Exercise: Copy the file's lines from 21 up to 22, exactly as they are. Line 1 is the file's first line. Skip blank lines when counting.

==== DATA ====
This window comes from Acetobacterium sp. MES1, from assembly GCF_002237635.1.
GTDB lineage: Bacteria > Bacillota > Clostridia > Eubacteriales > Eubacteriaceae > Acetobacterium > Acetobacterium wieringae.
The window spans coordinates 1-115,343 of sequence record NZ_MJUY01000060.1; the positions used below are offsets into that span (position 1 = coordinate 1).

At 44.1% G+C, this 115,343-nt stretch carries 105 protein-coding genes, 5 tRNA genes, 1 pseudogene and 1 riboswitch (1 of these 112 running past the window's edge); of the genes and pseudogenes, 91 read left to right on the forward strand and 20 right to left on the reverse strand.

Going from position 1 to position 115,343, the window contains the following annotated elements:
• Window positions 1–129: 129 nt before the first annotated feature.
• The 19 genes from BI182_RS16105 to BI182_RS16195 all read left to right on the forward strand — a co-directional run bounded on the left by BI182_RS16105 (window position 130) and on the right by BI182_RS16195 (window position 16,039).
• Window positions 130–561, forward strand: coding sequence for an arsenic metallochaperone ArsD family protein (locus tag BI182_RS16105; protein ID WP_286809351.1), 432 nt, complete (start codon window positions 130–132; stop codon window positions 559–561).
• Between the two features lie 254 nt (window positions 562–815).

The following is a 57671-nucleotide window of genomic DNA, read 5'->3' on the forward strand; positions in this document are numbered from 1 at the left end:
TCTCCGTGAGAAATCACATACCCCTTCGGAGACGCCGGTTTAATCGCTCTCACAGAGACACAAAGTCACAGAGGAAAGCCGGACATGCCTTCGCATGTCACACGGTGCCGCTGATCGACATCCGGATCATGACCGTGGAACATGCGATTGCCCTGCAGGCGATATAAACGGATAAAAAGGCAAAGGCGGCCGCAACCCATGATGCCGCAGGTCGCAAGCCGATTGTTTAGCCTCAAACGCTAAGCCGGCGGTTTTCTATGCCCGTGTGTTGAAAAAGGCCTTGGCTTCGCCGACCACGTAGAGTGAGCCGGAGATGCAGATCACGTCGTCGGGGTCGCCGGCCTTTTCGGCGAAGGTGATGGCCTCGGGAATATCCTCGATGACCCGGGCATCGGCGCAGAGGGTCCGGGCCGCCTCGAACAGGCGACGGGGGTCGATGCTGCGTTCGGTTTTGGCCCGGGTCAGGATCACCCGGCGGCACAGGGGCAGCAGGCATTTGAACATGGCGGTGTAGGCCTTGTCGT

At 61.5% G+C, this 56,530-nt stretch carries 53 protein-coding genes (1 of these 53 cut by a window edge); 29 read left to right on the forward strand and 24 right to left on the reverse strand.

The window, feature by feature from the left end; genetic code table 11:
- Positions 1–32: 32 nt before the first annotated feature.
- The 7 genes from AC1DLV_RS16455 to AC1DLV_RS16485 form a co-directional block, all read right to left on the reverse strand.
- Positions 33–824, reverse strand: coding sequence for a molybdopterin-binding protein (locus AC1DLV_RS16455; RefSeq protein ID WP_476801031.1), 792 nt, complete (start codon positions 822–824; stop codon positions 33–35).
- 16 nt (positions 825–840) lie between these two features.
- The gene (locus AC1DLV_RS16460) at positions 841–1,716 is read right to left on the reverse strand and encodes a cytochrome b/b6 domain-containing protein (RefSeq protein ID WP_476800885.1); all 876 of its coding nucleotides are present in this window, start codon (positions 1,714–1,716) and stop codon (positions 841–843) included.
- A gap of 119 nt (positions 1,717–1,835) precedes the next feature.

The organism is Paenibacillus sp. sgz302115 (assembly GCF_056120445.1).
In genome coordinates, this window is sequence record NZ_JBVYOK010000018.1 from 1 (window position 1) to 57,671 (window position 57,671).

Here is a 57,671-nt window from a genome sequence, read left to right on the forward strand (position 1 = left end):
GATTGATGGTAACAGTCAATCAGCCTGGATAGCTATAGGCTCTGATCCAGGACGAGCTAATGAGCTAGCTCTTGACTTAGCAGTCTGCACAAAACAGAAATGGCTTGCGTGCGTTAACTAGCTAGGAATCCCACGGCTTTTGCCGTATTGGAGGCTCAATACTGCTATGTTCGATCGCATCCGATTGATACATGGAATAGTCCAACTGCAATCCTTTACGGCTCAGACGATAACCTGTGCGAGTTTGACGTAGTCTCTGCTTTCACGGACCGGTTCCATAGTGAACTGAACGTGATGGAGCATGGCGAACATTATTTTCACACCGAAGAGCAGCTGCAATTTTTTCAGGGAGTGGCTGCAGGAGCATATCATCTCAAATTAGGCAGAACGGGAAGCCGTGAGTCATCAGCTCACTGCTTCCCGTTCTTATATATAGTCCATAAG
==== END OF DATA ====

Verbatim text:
In genome coordinates, this window is sequence record NZ_JBVYOK010000018.1 from 1 (window position 1) to 57,671 (window position 57,671).

Here is a 57,671-nt window from a genome sequence, read left to right on the forward strand (position 1 = left end):